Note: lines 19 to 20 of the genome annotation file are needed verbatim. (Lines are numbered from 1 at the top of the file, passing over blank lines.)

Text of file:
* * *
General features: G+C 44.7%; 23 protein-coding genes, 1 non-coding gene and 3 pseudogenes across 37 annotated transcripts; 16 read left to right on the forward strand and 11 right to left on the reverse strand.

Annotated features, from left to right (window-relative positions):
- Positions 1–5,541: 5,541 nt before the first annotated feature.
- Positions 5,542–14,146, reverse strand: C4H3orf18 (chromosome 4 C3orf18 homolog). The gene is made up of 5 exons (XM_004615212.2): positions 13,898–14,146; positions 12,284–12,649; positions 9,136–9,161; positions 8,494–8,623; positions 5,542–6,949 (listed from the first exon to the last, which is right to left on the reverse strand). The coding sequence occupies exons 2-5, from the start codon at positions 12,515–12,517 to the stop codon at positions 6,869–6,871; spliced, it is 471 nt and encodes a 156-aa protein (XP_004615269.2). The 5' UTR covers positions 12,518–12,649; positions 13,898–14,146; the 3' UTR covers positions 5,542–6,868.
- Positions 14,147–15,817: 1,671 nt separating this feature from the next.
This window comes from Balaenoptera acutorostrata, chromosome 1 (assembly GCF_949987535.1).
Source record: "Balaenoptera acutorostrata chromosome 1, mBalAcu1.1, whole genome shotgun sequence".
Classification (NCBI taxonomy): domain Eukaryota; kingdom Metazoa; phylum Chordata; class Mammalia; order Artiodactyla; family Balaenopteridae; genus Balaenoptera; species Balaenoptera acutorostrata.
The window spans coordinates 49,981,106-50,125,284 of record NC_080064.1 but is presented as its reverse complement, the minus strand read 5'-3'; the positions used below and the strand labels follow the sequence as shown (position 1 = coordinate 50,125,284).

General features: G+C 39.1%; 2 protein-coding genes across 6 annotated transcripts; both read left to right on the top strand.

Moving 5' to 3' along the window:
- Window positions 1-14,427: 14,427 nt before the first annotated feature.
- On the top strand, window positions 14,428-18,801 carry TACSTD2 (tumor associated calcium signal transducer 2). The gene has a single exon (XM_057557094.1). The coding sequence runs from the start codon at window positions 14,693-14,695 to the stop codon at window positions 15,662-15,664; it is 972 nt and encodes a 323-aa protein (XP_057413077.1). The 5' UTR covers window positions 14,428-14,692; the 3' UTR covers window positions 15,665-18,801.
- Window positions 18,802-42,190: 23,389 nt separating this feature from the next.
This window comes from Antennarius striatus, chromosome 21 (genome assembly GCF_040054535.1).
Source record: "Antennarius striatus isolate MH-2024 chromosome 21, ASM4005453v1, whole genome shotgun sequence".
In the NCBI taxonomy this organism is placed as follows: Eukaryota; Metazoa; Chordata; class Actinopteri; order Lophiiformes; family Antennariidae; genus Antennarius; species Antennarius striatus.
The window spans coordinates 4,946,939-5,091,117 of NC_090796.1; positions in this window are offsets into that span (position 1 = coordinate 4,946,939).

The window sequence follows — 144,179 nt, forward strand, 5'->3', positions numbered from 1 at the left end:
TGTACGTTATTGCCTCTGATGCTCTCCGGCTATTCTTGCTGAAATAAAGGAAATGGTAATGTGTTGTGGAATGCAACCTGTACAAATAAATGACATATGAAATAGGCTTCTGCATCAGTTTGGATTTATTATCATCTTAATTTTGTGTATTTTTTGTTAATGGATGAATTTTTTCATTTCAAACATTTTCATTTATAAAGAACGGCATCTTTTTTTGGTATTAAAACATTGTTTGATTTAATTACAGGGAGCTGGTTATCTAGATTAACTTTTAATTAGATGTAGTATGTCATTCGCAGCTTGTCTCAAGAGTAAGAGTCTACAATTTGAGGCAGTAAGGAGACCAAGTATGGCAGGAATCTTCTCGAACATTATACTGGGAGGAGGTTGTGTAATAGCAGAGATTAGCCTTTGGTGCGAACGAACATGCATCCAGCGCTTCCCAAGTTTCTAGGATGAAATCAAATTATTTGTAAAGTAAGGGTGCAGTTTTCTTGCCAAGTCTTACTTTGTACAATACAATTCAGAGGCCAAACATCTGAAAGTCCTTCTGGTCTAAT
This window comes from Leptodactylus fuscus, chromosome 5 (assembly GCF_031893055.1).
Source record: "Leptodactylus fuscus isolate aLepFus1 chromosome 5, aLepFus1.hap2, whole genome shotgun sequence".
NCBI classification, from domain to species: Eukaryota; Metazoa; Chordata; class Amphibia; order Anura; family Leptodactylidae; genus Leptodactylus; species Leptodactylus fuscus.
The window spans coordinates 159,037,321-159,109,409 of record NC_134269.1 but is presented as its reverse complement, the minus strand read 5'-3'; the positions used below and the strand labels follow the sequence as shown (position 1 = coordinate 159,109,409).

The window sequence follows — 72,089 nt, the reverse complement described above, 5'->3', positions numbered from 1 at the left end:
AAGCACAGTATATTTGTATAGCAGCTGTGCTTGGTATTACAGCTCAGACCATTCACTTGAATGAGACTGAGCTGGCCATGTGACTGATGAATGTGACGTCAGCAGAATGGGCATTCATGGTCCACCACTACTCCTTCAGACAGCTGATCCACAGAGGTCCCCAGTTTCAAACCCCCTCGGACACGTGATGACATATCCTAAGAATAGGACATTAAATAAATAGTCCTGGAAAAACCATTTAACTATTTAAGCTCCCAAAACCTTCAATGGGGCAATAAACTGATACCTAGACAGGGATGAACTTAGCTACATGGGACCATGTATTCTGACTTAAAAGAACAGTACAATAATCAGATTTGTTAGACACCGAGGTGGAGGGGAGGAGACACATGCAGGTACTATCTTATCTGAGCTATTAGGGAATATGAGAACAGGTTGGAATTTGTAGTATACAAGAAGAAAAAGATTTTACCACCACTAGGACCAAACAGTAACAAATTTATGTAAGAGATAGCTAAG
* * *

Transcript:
The window sequence follows — 144,179 nt, forward strand, 5'->3', positions numbered from 1 at the left end:
TGTACGTTATTGCCTCTGATGCTCTCCGGCTATTCTTGCTGAAATAAAGGAAATGGTAATGTGTTGTGGAATGCAACCTGTACAAATAAATGACATATGAAATAGGCTTCTGCATCAGTTTGGATTTATTATCATCTTAATTTTGTGTATTTTTTGTTAATGGATGAATTTTTTCATTTCAAACATTTTCATTTATAAAGAACGGCATCTTTTTTTGGTATTAAAACATTGTTTGATTTAATTACAGGGAGCTGGTTATCTAGATTAACTTTTAATTAGATGTAGTATGTCATTCGCAGCTTGTCTCAAGAGTAAGAGTCTACAATTTGAGGCAGTAAGGAGACCAAGTATGGCAGGAATCTTCTCGAACATTATACTGGGAGGAGGTTGTGTAATAGCAGAGATTAGCCTTTGGTGCGAACGAACATGCATCCAGCGCTTCCCAAGTTTCTAGGATGAAATCAAATTATTTGTAAAGTAAGGGTGCAGTTTTCTTGCCAAGTCTTACTTTGTACAATACAATTCAGAGGCCAAACATCTGAAAGTCCTTCTGGTCTAAT